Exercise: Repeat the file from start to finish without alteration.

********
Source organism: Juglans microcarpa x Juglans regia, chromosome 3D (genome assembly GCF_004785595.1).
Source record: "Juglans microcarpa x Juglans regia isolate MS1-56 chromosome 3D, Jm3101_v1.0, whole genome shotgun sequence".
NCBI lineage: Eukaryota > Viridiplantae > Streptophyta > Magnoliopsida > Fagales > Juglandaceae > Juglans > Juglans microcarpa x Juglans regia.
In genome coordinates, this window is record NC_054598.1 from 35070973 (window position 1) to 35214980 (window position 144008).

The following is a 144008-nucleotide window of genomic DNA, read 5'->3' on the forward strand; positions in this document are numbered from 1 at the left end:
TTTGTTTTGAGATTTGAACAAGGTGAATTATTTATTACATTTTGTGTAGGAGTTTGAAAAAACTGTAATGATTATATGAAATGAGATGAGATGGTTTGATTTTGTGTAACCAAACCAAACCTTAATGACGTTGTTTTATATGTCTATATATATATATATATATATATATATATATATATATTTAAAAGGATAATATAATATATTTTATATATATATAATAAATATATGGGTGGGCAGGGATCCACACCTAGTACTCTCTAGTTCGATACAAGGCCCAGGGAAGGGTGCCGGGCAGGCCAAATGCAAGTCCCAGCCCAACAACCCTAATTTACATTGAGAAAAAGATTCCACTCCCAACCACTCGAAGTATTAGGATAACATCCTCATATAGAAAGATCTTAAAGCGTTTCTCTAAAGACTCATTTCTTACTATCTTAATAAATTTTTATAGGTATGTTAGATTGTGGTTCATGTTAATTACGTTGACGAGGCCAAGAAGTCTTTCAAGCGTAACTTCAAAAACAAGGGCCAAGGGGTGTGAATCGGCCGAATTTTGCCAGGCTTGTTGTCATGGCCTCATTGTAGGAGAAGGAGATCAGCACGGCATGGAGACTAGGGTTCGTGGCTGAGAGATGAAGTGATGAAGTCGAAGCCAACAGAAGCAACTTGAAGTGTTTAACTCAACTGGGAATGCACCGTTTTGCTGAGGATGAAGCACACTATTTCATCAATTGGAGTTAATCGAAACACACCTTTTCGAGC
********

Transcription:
Source organism: Juglans microcarpa x Juglans regia, chromosome 3D (genome assembly GCF_004785595.1).
Source record: "Juglans microcarpa x Juglans regia isolate MS1-56 chromosome 3D, Jm3101_v1.0, whole genome shotgun sequence".
NCBI lineage: Eukaryota > Viridiplantae > Streptophyta > Magnoliopsida > Fagales > Juglandaceae > Juglans > Juglans microcarpa x Juglans regia.
In genome coordinates, this window is record NC_054598.1 from 35070973 (window position 1) to 35214980 (window position 144008).

The following is a 144008-nucleotide window of genomic DNA, read 5'->3' on the forward strand; positions in this document are numbered from 1 at the left end:
TTTGTTTTGAGATTTGAACAAGGTGAATTATTTATTACATTTTGTGTAGGAGTTTGAAAAAACTGTAATGATTATATGAAATGAGATGAGATGGTTTGATTTTGTGTAACCAAACCAAACCTTAATGACGTTGTTTTATATGTCTATATATATATATATATATATATATATATATATATATTTAAAAGGATAATATAATATATTTTATATATATATAATAAATATATGGGTGGGCAGGGATCCACACCTAGTACTCTCTAGTTCGATACAAGGCCCAGGGAAGGGTGCCGGGCAGGCCAAATGCAAGTCCCAGCCCAACAACCCTAATTTACATTGAGAAAAAGATTCCACTCCCAACCACTCGAAGTATTAGGATAACATCCTCATATAGAAAGATCTTAAAGCGTTTCTCTAAAGACTCATTTCTTACTATCTTAATAAATTTTTATAGGTATGTTAGATTGTGGTTCATGTTAATTACGTTGACGAGGCCAAGAAGTCTTTCAAGCGTAACTTCAAAAACAAGGGCCAAGGGGTGTGAATCGGCCGAATTTTGCCAGGCTTGTTGTCATGGCCTCATTGTAGGAGAAGGAGATCAGCACGGCATGGAGACTAGGGTTCGTGGCTGAGAGATGAAGTGATGAAGTCGAAGCCAACAGAAGCAACTTGAAGTGTTTAACTCAACTGGGAATGCACCGTTTTGCTGAGGATGAAGCACACTATTTCATCAATTGGAGTTAATCGAAACACACCTTTTCGAGC